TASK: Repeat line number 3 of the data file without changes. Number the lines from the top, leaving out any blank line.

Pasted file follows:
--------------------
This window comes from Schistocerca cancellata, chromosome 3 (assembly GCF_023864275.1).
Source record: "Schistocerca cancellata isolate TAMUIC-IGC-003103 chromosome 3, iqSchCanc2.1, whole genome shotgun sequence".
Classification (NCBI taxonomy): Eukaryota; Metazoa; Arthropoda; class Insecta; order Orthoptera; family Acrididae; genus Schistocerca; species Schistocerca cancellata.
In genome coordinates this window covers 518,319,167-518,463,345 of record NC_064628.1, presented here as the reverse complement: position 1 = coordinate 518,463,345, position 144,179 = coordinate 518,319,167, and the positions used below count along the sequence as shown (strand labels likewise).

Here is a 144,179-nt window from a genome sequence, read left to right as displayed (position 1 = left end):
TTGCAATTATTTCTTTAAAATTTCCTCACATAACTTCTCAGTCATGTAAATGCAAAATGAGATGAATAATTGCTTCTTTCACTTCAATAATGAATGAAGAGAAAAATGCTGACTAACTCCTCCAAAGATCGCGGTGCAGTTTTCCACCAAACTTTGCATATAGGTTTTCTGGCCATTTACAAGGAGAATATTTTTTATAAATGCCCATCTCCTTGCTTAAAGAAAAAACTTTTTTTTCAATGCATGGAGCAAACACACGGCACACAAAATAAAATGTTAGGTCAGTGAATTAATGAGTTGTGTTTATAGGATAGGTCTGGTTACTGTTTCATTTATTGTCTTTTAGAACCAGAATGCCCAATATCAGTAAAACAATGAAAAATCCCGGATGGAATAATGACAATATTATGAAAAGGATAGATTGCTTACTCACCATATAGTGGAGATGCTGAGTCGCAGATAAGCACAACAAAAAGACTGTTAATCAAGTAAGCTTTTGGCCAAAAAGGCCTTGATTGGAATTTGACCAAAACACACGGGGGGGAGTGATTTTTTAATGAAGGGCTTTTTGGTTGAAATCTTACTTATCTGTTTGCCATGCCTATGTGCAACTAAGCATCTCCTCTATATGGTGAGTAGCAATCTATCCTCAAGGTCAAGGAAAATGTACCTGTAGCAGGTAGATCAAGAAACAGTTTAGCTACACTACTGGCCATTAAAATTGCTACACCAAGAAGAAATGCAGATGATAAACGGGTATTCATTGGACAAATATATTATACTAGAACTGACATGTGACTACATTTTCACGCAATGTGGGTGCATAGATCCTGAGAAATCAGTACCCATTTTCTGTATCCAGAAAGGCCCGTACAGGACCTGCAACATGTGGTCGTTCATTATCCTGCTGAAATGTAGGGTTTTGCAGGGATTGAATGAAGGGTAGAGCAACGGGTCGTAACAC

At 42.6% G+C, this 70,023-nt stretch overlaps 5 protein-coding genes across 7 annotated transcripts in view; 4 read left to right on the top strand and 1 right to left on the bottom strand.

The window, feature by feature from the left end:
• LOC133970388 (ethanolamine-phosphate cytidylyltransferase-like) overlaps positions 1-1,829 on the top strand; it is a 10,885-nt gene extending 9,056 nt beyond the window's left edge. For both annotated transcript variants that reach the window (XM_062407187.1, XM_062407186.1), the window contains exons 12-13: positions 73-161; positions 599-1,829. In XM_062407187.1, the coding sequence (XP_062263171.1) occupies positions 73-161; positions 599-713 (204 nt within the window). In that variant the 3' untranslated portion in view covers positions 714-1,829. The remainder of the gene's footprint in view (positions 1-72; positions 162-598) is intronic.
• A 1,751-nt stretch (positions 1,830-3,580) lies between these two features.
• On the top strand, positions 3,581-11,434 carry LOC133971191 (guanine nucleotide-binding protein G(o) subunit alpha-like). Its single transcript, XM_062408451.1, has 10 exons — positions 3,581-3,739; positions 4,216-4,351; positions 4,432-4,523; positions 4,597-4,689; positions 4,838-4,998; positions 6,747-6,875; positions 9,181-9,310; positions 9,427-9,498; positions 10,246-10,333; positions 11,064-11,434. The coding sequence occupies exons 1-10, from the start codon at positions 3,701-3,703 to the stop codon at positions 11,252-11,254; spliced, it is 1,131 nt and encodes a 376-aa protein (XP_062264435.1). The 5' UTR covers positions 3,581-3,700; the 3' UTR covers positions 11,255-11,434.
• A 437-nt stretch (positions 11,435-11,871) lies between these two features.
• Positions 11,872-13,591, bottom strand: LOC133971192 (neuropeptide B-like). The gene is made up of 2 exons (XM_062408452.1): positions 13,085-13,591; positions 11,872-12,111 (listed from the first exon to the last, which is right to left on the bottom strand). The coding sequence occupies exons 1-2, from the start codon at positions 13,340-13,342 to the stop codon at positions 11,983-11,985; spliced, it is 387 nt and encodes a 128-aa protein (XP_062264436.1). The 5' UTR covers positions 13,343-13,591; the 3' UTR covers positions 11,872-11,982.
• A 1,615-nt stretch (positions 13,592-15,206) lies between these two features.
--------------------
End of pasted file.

Classification (NCBI taxonomy): Eukaryota; Metazoa; Arthropoda; class Insecta; order Orthoptera; family Acrididae; genus Schistocerca; species Schistocerca cancellata.